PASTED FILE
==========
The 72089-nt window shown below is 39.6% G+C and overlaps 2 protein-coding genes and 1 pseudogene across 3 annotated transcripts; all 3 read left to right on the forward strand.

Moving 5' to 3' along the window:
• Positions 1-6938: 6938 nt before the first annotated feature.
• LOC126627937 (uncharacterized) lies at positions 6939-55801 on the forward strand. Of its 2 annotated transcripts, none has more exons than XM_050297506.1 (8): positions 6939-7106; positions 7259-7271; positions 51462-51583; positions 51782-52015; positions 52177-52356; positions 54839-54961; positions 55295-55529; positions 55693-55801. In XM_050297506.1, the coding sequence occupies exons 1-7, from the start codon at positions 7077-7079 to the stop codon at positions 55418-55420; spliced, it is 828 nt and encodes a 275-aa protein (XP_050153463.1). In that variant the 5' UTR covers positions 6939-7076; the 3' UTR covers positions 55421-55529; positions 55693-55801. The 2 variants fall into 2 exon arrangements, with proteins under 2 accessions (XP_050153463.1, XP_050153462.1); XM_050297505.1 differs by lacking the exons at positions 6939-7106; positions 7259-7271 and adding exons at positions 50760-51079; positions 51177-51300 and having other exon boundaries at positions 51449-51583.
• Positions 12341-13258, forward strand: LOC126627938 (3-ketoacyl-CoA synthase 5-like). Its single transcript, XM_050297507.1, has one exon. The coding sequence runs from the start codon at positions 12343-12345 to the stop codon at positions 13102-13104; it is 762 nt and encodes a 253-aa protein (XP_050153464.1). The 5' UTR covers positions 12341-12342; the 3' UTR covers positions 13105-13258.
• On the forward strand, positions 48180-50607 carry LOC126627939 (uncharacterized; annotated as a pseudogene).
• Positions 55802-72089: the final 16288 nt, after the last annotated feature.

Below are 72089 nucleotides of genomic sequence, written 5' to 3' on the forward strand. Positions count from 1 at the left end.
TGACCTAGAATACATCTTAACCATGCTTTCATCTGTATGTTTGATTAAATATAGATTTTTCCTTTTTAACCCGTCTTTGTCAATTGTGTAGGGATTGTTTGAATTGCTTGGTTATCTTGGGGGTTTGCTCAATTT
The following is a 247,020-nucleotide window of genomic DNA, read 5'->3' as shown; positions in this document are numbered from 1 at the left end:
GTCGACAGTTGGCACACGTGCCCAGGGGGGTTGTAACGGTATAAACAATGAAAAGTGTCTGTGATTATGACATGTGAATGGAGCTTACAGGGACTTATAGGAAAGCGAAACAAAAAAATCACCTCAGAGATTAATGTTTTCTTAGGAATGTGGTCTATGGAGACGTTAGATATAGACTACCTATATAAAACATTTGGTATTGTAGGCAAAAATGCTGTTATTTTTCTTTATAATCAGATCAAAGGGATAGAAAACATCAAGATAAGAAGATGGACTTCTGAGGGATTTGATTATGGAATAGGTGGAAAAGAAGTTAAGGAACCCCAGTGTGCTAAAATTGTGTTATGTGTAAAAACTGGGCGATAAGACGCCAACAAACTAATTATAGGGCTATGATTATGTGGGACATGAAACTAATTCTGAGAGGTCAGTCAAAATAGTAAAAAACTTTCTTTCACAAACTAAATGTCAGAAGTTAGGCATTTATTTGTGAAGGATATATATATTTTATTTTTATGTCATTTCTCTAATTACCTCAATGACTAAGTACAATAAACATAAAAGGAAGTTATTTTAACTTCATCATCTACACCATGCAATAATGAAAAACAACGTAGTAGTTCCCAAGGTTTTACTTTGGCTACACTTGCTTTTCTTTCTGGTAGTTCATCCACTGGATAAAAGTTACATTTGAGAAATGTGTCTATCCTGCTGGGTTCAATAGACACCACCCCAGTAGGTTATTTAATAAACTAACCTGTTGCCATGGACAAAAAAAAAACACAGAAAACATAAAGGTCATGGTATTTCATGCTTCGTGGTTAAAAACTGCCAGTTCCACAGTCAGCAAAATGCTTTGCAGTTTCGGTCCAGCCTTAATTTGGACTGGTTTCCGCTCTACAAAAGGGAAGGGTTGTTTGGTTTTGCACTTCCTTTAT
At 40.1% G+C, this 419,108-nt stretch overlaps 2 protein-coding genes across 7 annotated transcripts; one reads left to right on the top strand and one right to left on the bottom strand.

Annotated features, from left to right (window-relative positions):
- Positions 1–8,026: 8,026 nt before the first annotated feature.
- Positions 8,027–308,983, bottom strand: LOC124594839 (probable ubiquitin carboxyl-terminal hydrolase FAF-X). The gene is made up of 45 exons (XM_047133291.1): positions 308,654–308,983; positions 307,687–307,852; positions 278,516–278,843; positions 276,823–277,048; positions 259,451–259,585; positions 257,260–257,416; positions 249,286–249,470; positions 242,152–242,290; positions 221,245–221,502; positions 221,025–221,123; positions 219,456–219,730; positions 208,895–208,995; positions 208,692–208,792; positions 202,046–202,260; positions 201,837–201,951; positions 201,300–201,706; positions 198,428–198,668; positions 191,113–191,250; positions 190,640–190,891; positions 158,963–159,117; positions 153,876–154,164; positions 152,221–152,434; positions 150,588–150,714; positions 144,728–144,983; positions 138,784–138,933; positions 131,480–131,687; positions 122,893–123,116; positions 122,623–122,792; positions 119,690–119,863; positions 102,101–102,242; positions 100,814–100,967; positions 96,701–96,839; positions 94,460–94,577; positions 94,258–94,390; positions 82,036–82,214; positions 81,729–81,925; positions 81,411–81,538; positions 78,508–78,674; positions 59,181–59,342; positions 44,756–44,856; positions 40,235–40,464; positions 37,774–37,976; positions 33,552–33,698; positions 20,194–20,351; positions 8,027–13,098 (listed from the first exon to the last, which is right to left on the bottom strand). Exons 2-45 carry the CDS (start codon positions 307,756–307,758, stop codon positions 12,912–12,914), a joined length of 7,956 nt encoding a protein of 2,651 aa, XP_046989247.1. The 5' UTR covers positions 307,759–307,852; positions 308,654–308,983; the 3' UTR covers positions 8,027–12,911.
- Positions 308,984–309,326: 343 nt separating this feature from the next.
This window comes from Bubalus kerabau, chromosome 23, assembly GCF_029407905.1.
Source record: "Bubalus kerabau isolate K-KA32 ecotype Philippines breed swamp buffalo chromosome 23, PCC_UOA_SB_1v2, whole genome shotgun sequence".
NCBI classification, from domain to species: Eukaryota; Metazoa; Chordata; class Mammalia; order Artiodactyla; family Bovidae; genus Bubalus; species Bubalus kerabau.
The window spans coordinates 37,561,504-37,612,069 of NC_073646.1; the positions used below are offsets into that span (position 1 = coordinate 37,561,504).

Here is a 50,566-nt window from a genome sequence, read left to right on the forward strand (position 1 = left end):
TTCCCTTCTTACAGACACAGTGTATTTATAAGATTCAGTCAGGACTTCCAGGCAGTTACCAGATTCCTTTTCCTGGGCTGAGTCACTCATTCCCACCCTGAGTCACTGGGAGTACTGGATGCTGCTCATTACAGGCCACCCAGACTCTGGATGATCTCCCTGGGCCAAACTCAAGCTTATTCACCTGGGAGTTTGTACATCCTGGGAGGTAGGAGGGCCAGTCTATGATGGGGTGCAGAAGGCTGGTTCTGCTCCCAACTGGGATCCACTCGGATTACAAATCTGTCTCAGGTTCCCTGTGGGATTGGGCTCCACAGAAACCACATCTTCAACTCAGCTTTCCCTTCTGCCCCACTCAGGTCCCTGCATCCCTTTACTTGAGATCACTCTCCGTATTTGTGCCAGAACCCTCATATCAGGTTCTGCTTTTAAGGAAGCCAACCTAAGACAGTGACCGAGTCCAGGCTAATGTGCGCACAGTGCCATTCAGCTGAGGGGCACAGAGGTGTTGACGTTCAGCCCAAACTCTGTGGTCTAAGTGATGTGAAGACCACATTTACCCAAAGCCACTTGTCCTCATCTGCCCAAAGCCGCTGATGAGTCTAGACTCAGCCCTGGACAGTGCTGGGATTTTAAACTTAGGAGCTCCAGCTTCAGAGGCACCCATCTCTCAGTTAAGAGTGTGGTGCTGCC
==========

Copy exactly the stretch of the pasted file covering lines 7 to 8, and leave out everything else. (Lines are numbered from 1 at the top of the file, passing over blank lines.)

• Positions 55802-72089: the final 16288 nt, after the last annotated feature.

Below are 72089 nucleotides of genomic sequence, written 5' to 3' on the forward strand. Positions count from 1 at the left end.